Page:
Further information on the warped set-up at the school is provided by John Rentoul, in Tony Blair: Prime Minister:

'..Blair was fag to a prefect called Michael Gascoigne, now an Edinburgh solicitor.. Although Gascoigne detected no "truculence or unwillingness", Blair said: "The house they put me in was very old-fashioned - we new boys had to fag for prefects and I always resented that." The boys at Fettes were called "men", especially the "new men", and they were required to call prefects "Sir". Prefects were allowed to cane junior boys, and Blair was beaten for a number of petty infractions. This was still a cruel practice, with the tradition of being allowed a day in the sanatorium in order to recover from a thrashing only recently lapsed. Depending on the gravity of the offence, prefects would line up to take their turn with the cane and the more sadistic would take a run-up...'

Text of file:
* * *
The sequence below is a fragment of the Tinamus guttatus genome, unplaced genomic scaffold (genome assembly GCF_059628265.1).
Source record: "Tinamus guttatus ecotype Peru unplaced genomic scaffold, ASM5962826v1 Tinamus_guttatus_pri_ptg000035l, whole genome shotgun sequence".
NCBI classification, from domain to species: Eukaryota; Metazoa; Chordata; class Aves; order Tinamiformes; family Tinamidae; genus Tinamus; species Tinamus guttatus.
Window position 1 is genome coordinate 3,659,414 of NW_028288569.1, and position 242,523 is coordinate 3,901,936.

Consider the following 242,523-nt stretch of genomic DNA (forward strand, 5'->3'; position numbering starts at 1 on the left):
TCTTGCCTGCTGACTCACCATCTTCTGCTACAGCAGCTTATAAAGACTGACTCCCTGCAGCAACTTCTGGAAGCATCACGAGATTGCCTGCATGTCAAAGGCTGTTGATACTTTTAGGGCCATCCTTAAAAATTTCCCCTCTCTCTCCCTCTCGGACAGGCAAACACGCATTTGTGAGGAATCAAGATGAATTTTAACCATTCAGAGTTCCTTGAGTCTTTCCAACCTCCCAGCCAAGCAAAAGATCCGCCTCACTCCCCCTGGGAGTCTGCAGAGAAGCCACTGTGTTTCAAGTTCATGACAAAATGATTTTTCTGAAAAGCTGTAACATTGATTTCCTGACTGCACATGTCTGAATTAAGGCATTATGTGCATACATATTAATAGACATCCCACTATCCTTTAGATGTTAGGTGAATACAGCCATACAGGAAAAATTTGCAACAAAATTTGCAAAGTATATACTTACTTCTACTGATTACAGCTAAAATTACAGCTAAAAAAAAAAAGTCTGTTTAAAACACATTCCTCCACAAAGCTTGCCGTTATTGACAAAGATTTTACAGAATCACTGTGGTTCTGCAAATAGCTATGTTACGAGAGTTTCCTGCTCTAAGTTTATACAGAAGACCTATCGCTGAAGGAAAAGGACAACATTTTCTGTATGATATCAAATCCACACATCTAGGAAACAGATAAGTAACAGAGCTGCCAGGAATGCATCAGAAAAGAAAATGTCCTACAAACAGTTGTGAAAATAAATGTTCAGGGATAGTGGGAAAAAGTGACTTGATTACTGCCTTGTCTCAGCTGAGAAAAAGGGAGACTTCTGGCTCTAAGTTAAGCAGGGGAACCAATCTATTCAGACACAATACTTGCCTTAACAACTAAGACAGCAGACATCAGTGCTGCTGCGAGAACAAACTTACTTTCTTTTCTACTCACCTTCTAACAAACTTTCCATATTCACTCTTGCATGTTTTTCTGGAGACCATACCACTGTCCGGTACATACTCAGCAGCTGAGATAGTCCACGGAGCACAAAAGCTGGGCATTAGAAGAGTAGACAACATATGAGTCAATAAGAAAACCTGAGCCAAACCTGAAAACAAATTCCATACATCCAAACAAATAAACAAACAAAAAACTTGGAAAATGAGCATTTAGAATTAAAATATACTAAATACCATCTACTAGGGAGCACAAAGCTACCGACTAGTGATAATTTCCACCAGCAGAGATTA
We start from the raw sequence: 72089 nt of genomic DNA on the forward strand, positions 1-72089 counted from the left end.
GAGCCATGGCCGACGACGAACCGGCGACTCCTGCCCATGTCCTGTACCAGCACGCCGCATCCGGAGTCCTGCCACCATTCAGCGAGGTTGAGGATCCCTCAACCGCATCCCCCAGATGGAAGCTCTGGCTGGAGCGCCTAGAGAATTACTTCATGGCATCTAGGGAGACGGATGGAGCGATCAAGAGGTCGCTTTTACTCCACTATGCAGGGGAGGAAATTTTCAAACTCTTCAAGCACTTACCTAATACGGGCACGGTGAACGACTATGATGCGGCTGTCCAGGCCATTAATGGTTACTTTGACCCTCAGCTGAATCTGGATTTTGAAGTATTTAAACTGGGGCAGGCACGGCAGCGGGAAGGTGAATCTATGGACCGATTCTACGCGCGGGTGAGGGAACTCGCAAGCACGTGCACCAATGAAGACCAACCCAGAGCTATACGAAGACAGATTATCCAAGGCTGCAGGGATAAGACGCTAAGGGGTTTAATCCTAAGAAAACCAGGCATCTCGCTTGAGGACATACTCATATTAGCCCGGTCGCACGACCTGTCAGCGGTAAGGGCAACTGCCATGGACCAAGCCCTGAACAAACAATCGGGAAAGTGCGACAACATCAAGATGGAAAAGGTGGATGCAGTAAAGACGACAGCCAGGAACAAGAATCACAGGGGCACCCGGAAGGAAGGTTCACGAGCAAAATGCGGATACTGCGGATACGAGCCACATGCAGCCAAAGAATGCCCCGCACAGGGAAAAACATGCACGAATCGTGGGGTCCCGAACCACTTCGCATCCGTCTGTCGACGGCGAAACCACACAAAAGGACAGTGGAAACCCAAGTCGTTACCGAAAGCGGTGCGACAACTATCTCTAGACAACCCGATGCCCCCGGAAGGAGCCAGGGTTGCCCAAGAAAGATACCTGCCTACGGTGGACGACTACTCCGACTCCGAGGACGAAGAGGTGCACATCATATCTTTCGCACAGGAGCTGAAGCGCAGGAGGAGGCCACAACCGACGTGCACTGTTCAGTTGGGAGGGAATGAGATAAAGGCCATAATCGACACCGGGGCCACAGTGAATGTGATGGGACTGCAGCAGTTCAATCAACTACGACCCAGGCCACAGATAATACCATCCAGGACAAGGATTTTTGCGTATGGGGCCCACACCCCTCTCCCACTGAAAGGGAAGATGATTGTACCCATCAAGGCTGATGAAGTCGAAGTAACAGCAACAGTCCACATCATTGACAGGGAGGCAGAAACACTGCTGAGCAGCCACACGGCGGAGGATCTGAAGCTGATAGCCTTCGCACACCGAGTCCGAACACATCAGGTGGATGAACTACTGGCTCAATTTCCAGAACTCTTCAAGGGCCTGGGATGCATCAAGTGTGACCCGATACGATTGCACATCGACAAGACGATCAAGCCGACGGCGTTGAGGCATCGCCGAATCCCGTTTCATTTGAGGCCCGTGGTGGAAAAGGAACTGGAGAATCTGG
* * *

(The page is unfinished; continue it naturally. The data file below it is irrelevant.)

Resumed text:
During Tony Blair's first year at the school, a man called Eric Anderson returned to Fettes as an English teacher ('master'), having spent some time teaching at Gordonstoun - another infamous Scottish boarding school where Prince Charles was an inmate. According to biographer, John Rentoul (..but, not biographer, Anthony Seldon), Eric Anderson '..shaped Blair's Fettes career..' more than anyone else. 

Meanwhile, Ronald Selby Wright's remarkably prolific involvement in Scottish boys' schools continued to be facilitated:

'Though still continuing my evening classes at Loretto, I was invited in 1966 to be Honorary Chaplain of The Edinburgh Academy. I gladly accepted...' ['Another Home']   

During the following year, the Oxford University Press published a book containing 33 of RSW's school sermons (Take Up God's Armour), and, predictably, his association with Royal Family members was maintained -